Pre-production inspection (“initial production inspection”)
To decrease quality risks, the inputs can be inspected prior to production. Some samples can be taken randomly and checked visually (or sent to a laboratory for tests).
An experienced inspector make sure of two things:
- All technical files are correctly Has the factory understood the technical files?
- Has the development team clearly communicated the requirements to the manufacturing team?
Generally speaking, pre-production inspections are adapted to customized and complex products.
During production inspection (“in-line” or “in-process” inspection)
In case products are defective, the following problems might arise:
- The factory has to rework which mean loss of time during production.
- If the products cannot be repaired, the factory should re-order components, and re-produce which means long delays, and a financial loss for the factory.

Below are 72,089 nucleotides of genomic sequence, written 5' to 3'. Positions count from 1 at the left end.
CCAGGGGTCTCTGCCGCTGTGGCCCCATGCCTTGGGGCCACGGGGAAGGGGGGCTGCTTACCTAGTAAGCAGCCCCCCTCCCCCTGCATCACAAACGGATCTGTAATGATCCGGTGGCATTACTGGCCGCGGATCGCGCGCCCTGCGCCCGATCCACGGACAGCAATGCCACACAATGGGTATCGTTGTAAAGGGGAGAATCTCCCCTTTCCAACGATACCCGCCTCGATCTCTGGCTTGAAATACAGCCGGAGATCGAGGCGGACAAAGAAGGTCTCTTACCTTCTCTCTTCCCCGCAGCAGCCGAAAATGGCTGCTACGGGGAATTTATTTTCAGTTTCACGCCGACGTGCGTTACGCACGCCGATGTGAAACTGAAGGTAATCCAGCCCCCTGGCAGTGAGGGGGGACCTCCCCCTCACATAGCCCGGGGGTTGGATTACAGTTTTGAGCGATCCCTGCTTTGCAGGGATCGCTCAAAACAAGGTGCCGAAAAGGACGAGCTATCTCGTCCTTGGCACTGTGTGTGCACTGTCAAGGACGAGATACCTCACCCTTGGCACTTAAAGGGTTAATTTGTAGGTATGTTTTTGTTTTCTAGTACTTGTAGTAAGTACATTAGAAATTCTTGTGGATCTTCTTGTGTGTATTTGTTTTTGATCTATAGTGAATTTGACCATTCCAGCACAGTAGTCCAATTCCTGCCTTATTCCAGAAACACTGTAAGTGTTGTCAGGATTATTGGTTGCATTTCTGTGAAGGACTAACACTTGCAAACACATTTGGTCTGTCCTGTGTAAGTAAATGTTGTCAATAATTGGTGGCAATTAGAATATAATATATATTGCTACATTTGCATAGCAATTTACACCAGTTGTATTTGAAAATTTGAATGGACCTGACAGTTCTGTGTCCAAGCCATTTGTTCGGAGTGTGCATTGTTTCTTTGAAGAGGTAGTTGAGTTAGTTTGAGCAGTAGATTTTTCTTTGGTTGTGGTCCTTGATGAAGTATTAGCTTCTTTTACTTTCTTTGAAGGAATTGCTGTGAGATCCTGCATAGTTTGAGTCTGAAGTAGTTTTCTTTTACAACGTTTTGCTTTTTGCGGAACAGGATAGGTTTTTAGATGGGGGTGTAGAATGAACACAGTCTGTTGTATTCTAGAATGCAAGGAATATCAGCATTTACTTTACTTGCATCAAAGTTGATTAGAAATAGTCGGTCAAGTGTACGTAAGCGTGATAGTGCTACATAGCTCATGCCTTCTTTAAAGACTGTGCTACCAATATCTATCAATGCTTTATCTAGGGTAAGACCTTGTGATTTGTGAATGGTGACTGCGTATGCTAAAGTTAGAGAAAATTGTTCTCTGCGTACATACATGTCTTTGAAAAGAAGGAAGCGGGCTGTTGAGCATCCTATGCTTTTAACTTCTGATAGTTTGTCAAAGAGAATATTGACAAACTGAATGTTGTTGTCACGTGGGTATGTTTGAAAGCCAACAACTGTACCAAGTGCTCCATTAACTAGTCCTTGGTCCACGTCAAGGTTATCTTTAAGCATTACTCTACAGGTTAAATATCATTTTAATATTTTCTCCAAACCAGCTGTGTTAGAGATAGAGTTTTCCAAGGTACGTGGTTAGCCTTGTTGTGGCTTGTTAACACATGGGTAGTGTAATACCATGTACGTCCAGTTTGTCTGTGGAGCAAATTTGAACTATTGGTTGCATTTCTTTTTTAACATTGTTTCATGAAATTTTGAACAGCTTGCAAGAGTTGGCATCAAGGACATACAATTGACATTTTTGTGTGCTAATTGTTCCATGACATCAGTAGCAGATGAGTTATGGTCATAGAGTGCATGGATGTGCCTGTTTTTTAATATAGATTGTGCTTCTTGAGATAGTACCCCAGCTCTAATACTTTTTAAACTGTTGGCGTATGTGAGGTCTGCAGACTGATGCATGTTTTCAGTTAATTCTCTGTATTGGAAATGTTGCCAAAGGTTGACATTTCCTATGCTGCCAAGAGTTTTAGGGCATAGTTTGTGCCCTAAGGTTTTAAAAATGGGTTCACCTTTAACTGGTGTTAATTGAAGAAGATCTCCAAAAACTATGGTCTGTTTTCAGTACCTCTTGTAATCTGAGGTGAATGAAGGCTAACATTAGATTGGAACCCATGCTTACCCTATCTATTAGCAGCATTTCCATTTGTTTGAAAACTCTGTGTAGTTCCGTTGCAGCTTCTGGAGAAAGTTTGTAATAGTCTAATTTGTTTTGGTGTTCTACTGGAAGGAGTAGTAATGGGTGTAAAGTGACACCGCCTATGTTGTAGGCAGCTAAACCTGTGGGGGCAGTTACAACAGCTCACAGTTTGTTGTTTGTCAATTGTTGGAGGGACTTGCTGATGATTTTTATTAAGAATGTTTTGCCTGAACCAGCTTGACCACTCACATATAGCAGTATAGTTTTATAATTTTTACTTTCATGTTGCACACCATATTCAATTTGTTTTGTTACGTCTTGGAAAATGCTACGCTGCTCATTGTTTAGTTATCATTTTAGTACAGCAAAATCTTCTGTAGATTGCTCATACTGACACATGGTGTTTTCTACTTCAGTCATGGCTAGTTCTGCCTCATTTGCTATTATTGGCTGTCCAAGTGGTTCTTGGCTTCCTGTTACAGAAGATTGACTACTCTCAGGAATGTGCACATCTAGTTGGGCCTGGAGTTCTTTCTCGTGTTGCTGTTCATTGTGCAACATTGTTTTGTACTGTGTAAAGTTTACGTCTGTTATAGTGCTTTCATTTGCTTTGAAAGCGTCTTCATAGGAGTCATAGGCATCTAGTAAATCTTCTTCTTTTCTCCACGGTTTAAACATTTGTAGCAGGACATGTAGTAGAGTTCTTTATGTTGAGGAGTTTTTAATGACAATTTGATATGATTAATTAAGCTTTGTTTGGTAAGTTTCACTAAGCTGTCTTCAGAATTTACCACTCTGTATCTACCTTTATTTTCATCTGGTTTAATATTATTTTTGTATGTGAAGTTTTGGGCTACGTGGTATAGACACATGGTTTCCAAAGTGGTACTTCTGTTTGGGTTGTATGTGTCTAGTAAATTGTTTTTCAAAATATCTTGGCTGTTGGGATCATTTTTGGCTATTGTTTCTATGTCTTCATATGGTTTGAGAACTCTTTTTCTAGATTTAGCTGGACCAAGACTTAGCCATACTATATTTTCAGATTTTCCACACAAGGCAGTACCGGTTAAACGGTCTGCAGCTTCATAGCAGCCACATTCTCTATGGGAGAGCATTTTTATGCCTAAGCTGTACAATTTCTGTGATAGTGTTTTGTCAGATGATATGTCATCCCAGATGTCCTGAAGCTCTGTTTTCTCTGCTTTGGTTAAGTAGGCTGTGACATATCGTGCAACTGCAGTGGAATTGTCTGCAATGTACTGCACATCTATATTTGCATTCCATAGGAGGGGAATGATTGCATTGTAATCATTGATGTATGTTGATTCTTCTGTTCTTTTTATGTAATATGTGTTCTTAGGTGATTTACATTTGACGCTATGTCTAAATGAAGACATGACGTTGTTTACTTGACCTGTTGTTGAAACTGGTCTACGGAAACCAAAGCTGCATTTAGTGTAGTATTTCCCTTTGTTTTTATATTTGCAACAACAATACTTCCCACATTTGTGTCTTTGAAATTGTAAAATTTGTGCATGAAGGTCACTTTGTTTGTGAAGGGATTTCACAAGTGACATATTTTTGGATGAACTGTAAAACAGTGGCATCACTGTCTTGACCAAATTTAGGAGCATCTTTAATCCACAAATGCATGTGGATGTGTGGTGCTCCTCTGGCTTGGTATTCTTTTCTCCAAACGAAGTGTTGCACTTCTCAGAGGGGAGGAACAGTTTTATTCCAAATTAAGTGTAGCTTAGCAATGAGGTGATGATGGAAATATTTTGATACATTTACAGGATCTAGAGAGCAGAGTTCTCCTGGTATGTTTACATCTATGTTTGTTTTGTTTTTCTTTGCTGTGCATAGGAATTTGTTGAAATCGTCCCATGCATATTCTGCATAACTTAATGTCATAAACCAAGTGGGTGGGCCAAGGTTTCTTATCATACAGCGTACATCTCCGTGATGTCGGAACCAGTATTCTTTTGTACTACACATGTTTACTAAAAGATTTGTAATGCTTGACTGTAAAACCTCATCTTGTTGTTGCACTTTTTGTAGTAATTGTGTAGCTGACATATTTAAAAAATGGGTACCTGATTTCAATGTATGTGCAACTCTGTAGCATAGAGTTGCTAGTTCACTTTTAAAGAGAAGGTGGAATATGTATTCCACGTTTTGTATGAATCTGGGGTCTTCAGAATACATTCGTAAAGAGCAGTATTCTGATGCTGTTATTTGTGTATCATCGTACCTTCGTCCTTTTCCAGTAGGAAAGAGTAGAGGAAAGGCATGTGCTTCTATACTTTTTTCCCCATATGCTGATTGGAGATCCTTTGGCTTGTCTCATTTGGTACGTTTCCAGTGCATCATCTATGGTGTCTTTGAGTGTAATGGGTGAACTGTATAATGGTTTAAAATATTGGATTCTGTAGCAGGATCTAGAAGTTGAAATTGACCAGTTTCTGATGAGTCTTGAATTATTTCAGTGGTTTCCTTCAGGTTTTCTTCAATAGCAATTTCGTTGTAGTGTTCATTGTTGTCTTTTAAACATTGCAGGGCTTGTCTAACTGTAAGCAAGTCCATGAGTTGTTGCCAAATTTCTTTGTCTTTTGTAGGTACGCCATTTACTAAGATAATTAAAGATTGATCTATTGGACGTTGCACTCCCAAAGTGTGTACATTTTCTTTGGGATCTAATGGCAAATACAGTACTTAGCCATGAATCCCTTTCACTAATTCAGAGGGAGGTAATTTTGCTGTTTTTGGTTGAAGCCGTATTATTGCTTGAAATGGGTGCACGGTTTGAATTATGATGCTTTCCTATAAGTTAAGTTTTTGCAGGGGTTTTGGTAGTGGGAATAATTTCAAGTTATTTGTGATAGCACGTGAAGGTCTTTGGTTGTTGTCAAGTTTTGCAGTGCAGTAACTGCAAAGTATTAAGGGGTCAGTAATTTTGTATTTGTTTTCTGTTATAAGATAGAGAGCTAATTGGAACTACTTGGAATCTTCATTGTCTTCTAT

- The supplier might refuse to repair or re-produce, particularly if the previously-agreed specifications are ambiguous.
Typically, in an in-line inspection, the first products that got out of the line are inspected for conformity. If issues are raised at this stage, the factory can immediately take some corrective actions and avoid delays.
Also, based on the production start date and the number of products already finished, the vendor can have a fair idea about the shipment schedule.
Final random inspection (a.k.a. “pre-shipment inspection”)
It takes place once all the products are finished and ready for shipment.
The conformity of the products is checked against a list of criteria defined by the buyer customer (quantity, safety, aspect, packing, etc.).
The term generally refers to the activity of checking products, whereas “audit” applies to analyzing manufacturing processes and organizations. The inspector usually follows a pre-established checklist that is based on the product specifications.